NTG Telecommunications, which was interested in purchasing a computer network for its office, received a promotional letter from IBM regarding IBM’s PC Server 310, Small Business Solution, a computer network server designed for and marketed to small businesses. The letter stated: “When you’re ready to get down to business, give us a call. . . . We’ll give you the name of the IBM business partner nearest you, as well as answer any questions you might have.” The Small Business Solution was available only through an IBM business partner, which is an entity authorized to resell IBM products.
Jud Berkowitz, president of NTG, contacted Frank Cubbage of Sun Data Services, an IBM business partner, regarding the Small Business Solution. Berkowitz decided to purchase the Small Business Solution after being informed by Cubbage that it was compatible with Windows 95, the operating system installed on each of the networked computers. After he installed the server, NTG started having serious computer problems, which were not resolved until NTG replaced Perfect Office (which was sold as part of the Small Business Solution), with Lotus Smart Suite. Berkowitz sued IBM for fraud based in part on Cubbage’s representation that the Small Business Solution was compatible with Windows 95. IBM argued that Cubbage’s statement could not be attributed to it because a formal licensing or dealership agreement does not create an agency relationship. How should the court rule?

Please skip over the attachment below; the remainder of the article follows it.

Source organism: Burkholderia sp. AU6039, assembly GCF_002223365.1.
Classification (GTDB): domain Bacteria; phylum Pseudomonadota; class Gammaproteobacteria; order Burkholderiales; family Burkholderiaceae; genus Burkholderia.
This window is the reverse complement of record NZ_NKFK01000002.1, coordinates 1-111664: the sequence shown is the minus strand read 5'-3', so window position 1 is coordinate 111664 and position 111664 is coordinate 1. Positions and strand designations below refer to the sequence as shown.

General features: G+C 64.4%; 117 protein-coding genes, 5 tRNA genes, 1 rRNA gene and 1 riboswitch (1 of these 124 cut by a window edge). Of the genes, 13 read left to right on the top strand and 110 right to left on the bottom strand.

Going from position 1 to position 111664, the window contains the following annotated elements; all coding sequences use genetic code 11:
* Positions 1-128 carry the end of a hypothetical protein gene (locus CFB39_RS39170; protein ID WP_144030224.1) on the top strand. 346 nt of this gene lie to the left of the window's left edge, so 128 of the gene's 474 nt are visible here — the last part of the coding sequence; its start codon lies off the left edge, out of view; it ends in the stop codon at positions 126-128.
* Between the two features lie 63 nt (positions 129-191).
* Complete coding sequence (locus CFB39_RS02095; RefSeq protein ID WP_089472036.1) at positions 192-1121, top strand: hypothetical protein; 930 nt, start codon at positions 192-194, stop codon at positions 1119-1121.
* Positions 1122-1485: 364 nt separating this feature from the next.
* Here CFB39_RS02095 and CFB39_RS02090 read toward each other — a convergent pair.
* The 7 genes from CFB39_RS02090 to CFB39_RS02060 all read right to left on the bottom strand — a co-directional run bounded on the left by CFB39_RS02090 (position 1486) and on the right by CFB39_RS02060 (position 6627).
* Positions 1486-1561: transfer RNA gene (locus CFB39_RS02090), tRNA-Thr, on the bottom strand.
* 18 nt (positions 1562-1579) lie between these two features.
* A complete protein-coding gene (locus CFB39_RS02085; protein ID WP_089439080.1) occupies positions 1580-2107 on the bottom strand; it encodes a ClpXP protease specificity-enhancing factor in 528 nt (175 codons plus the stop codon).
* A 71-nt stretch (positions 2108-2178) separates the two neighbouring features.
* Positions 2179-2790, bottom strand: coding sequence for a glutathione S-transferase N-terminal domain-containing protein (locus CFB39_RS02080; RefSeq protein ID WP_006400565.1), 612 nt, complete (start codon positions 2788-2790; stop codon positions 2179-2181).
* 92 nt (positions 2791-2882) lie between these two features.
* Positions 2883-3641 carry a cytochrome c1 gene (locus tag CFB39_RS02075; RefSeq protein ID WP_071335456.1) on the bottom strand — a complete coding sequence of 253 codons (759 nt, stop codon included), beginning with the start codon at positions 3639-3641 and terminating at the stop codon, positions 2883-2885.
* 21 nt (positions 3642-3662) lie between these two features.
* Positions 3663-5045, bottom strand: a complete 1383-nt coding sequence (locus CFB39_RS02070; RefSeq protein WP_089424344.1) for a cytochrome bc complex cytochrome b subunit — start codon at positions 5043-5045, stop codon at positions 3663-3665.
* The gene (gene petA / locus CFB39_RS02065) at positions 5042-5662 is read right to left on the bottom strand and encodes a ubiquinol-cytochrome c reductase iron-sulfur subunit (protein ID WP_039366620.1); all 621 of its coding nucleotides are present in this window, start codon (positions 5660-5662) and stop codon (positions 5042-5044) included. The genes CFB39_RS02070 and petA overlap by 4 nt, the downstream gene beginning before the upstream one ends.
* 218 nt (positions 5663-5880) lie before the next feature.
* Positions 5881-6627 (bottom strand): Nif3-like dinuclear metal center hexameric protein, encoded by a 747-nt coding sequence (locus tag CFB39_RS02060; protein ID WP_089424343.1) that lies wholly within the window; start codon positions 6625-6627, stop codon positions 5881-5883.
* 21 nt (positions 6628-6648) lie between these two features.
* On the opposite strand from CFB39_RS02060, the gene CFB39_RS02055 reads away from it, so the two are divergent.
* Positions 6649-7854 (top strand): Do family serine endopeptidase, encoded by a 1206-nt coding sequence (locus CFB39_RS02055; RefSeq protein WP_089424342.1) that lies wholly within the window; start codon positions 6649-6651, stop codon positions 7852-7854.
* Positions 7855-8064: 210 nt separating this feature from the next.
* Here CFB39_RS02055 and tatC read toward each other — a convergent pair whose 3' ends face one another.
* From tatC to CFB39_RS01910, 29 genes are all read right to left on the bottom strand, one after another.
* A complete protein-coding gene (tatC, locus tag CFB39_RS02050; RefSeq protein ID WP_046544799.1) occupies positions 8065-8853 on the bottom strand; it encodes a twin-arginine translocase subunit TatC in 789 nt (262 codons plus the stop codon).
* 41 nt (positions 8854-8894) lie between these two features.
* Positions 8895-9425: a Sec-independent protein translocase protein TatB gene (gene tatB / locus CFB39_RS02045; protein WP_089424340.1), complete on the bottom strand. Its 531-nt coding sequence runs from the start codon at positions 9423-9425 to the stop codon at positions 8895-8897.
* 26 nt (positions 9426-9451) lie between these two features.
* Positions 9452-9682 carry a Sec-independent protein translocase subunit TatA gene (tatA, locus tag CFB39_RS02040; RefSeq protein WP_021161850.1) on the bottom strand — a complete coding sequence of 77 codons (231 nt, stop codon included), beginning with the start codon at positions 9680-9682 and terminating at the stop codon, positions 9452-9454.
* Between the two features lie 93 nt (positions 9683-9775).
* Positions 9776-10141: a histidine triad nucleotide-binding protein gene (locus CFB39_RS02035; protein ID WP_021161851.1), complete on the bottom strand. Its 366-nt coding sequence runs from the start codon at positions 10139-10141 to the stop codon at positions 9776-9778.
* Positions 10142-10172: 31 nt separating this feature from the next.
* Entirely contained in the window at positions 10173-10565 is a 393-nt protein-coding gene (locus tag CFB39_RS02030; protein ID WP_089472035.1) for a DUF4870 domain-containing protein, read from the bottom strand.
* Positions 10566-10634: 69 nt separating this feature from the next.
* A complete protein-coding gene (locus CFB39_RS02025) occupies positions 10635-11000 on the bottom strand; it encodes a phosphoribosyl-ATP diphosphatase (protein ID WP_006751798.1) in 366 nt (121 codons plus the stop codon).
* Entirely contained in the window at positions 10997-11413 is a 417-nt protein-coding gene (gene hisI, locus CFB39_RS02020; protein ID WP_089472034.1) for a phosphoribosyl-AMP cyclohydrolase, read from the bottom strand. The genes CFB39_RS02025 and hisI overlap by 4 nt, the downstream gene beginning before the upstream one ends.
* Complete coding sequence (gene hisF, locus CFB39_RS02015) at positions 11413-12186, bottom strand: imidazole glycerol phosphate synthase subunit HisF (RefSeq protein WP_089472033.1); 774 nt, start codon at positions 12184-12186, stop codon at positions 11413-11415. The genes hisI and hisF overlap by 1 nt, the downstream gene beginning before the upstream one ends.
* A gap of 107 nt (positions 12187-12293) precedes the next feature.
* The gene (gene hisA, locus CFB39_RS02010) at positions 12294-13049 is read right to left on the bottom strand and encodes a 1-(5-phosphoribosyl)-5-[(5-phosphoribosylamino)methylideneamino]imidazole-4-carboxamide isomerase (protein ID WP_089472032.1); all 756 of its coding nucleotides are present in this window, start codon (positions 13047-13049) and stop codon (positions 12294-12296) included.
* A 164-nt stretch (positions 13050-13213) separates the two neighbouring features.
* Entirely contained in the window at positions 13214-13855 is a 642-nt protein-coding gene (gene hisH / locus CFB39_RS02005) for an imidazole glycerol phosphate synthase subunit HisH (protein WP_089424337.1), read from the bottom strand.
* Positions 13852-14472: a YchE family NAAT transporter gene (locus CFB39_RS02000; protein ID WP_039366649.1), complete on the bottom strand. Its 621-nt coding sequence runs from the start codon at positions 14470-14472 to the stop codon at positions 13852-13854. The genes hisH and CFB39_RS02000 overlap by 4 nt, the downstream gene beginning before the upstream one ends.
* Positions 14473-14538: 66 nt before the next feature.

[NTG Telecommunications, Inc. v. IBM, Inc., 2000 U.S. Dist. LEXIS 6279 (E.D. Pa. May 8, 2000).]